So I have been on a big winter-running-kick, probably because I am trying to get in 100 runs in 100 days in the Slowtwitch competition (see the ST button on the right side of my site?). So you can imagine my excitement today when I had not one, but two boxes at my doorstep. I knew they weren’t my holiday presents from Baberaham, because he had those shipped to his parents downstate. They could be nothing other than my winter trainers and my Nathan goodies!
To start off, I was so excited to open my new Nathan arm warmers and see that they were in fact silver, not white (as they look in the catalog). Awesome! Reflective, leotard-ish material, very snug. They even make me look a little buff! They are a great price, too, retailing under $25.
As a member of Brooks Inspire Daily, I was allowed to order Brooks gear for not just myself, but for anyone else on my shopping list- but only for the month of December (ish). A few weeks ago, I put in one last order for some Brooks goods before I rescinded my renewal application to the Brooks ID program (sad day).
So, since I could order stuff for fam and friends, and since I’ve recently converted Baberaham to both running and a Brooks-geekdom, I put in for a pair of size 10.5 Launch. He loves these shoes. Not only do they look fast, but he would argue that they are the most comfortable running shoes he’s ever had. Did I mention they look fast? Because of his knee instability, and his distaste for running in the cold, he sticks to the ‘mill, but as many of ya’ll know- the snow doesn’t stop me! So I ordered a pair of the ASRs to replace my used-and-abused La Sportiva Imogenes that I got in 2007 (yes. I know. tsk tsk).
The Adrenaline ASRs are a pretty sweet shoe. They are basically the Adrenalines, but with a waterproof upper, tread, and some sweet tongue designs. Snowflakes on shoes? Love it! My Imogenes were in grave need of replacing, even though the Sticky Soles held up really well!! Those were a great pair of shoes.I’m really excited to try out the ASRs. I’m looking forward to running the gamut of winter running shoes, because I’m super stoked to try out the Saucony shoes with gaitors (that will be later in the season, though). These new shoes got me thinking…
How do you tie your laces? I seem to remember an article somewhere (maybe Runner’s World?) that asked that question, but I honestly don’t remember reading the article or hearing anyone’s thoughts on the topic. I’ve tied my shoes the same way for the last ten years. I learned it from a physical therapist my dad had. She taught me it to keep me from needing to stop and tie my shoe during a run (or lose my shoe during a race!). It’s a sweet style, and I’m sharing it with you today.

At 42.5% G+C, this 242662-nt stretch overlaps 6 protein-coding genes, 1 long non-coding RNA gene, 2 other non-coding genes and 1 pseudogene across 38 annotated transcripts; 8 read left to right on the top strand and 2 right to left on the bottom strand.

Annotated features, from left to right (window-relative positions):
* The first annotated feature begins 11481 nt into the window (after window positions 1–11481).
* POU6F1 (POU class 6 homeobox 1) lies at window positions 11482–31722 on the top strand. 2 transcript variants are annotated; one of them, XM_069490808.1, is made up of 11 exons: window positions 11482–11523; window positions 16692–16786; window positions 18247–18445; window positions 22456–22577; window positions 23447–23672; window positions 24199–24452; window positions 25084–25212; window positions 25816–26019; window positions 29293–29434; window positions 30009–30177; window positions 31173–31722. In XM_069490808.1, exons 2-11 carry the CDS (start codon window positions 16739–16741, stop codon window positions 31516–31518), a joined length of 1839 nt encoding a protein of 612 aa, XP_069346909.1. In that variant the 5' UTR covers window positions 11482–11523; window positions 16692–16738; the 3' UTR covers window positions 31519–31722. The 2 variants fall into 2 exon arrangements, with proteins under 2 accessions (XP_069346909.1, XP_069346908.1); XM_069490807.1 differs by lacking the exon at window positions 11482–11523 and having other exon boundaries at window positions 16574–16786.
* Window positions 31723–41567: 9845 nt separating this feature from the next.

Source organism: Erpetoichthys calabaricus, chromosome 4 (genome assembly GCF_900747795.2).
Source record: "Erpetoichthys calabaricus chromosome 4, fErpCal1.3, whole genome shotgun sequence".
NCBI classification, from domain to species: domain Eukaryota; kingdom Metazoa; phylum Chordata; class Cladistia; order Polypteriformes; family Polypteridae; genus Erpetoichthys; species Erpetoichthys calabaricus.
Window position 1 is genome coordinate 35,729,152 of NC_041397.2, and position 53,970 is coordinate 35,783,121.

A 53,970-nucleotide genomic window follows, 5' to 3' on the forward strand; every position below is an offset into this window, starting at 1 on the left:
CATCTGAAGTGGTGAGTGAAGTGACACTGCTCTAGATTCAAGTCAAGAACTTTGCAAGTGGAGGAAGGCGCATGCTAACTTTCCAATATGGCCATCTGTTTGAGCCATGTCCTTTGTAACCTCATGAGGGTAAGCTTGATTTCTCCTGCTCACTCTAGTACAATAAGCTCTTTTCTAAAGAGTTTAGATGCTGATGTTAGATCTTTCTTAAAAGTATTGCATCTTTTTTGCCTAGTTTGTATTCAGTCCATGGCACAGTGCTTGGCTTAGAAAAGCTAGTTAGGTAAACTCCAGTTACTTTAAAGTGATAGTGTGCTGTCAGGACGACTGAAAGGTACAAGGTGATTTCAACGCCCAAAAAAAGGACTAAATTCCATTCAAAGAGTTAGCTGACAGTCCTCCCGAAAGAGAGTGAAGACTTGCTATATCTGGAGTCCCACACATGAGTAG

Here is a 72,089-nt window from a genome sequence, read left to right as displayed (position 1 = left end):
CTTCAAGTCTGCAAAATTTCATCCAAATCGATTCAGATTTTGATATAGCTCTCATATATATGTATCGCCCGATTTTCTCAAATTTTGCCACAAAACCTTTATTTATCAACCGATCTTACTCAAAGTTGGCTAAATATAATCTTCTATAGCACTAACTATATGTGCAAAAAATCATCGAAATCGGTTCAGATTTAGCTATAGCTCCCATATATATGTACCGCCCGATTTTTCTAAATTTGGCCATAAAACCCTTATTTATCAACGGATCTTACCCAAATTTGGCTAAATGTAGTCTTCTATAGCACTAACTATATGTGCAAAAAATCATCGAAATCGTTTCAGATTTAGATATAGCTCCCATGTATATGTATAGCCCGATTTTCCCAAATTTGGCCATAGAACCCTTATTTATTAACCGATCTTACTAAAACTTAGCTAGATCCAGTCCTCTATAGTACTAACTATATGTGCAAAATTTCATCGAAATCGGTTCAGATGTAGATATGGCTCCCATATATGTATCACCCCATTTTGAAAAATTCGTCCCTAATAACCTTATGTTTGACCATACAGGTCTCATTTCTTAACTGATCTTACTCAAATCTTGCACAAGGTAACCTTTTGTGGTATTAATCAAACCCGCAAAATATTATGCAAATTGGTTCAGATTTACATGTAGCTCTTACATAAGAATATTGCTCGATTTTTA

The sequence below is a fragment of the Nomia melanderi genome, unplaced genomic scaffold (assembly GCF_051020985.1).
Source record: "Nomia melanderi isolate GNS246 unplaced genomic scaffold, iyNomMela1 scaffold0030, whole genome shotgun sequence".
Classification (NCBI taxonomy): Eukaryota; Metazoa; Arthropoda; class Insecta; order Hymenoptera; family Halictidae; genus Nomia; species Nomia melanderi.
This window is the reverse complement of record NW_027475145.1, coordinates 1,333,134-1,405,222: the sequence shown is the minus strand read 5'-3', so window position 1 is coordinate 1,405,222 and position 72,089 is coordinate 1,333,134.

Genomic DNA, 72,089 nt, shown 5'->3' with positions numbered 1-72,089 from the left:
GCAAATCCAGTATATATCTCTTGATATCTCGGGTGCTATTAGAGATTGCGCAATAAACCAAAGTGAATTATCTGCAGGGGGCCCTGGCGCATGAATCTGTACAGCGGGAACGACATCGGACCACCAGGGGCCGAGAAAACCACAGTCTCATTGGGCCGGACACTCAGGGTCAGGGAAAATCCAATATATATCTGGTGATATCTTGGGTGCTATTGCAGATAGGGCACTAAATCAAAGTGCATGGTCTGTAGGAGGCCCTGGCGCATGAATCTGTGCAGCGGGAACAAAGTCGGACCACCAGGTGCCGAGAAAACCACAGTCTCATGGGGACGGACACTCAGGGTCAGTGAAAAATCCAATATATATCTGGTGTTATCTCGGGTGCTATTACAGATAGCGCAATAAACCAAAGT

First– [below] use the lace holes most posterior on the shoe. Go into the most posterior one first, from the inside of the shoe, and then make a ‘loop’ into the second-most posterior hole (coming into the second-farthest hole from the outside of the shoe). Do this for both sides. You’ll see why this is important later.
Second– [below] Take the free end of the lace from the left side and thread it through the loop on the right. Do the same for the free lace from the right side. Of course, your foot can be in the shoe at this point, but it doesn’t need to be. After this second step, though- make sure your foot gets comfy in there 😀
Third!- Pull the free ends straight out (medially and laterally) to tighten down the loops.
The coolest thing about this lacing system is that its free. Ok, maybe that’s not the coolest thing, but that is pretty rad. The best thing about it, seriously, is that the laces won’t come loose, even if your shoe gets untied. Because the laces are threaded into the holes near the ankle, even if the bunny-hopping-through-the-forest tie job you did comes loose, the shoe probably won’t fall off because the laces will stay tight. I especially like this lacing system for trail shoes (there are enough obstacles in the way out there) and it also keeps my shoe more in line with my foot. I am definitely in the biomechanics-school-of-running, where I know I need a stability shoe because I know my feet overpronate. I want to get the most support out of my shoe as I need, and this lacing system helps make that happen. By keeping the shoe snug to my foot, I don’t get as much motion, rarely ever get a blister (unless I’m going sockless), and I may even get more life out of my shoe (I’m using the entire shoe, not just the sole; stress distribution, anyone?). So give it a try. If you don’t like it, that’s cool. Let me know!
As a side note, I’m going to try out my new Nathan Storm hydration pack tonight on the trails. Cross-country skiing must-have, especially if rocking the waxable classic skis. Here’s a sneak peak: